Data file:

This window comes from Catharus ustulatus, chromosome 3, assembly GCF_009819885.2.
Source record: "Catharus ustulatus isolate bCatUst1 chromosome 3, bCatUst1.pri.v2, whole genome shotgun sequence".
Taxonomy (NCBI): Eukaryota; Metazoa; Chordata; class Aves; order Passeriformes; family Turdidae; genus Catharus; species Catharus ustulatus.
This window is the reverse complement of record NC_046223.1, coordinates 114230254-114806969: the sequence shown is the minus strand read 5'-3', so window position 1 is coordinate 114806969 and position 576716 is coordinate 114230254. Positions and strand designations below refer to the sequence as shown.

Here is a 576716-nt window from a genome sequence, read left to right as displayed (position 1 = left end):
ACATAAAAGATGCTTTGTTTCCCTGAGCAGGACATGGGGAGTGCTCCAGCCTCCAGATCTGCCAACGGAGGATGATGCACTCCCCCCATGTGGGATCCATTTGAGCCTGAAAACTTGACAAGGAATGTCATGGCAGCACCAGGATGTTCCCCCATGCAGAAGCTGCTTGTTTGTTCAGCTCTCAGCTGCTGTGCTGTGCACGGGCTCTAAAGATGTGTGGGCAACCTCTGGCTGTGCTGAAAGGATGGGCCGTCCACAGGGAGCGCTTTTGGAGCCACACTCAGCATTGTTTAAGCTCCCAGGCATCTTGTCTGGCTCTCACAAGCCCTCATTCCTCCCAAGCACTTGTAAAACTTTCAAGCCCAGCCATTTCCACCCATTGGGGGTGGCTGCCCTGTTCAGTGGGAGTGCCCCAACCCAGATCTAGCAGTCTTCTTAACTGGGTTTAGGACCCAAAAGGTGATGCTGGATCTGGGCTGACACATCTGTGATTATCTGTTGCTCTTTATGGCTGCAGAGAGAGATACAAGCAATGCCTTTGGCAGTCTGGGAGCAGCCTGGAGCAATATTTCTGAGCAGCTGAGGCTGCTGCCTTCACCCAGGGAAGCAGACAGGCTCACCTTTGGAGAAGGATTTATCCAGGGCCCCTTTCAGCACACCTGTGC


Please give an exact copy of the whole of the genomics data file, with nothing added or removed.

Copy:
This window comes from Catharus ustulatus, chromosome 3, assembly GCF_009819885.2.
Source record: "Catharus ustulatus isolate bCatUst1 chromosome 3, bCatUst1.pri.v2, whole genome shotgun sequence".
Taxonomy (NCBI): Eukaryota; Metazoa; Chordata; class Aves; order Passeriformes; family Turdidae; genus Catharus; species Catharus ustulatus.
This window is the reverse complement of record NC_046223.1, coordinates 114230254-114806969: the sequence shown is the minus strand read 5'-3', so window position 1 is coordinate 114806969 and position 576716 is coordinate 114230254. Positions and strand designations below refer to the sequence as shown.

Here is a 576716-nt window from a genome sequence, read left to right as displayed (position 1 = left end):
ACATAAAAGATGCTTTGTTTCCCTGAGCAGGACATGGGGAGTGCTCCAGCCTCCAGATCTGCCAACGGAGGATGATGCACTCCCCCCATGTGGGATCCATTTGAGCCTGAAAACTTGACAAGGAATGTCATGGCAGCACCAGGATGTTCCCCCATGCAGAAGCTGCTTGTTTGTTCAGCTCTCAGCTGCTGTGCTGTGCACGGGCTCTAAAGATGTGTGGGCAACCTCTGGCTGTGCTGAAAGGATGGGCCGTCCACAGGGAGCGCTTTTGGAGCCACACTCAGCATTGTTTAAGCTCCCAGGCATCTTGTCTGGCTCTCACAAGCCCTCATTCCTCCCAAGCACTTGTAAAACTTTCAAGCCCAGCCATTTCCACCCATTGGGGGTGGCTGCCCTGTTCAGTGGGAGTGCCCCAACCCAGATCTAGCAGTCTTCTTAACTGGGTTTAGGACCCAAAAGGTGATGCTGGATCTGGGCTGACACATCTGTGATTATCTGTTGCTCTTTATGGCTGCAGAGAGAGATACAAGCAATGCCTTTGGCAGTCTGGGAGCAGCCTGGAGCAATATTTCTGAGCAGCTGAGGCTGCTGCCTTCACCCAGGGAAGCAGACAGGCTCACCTTTGGAGAAGGATTTATCCAGGGCCCCTTTCAGCACACCTGTGC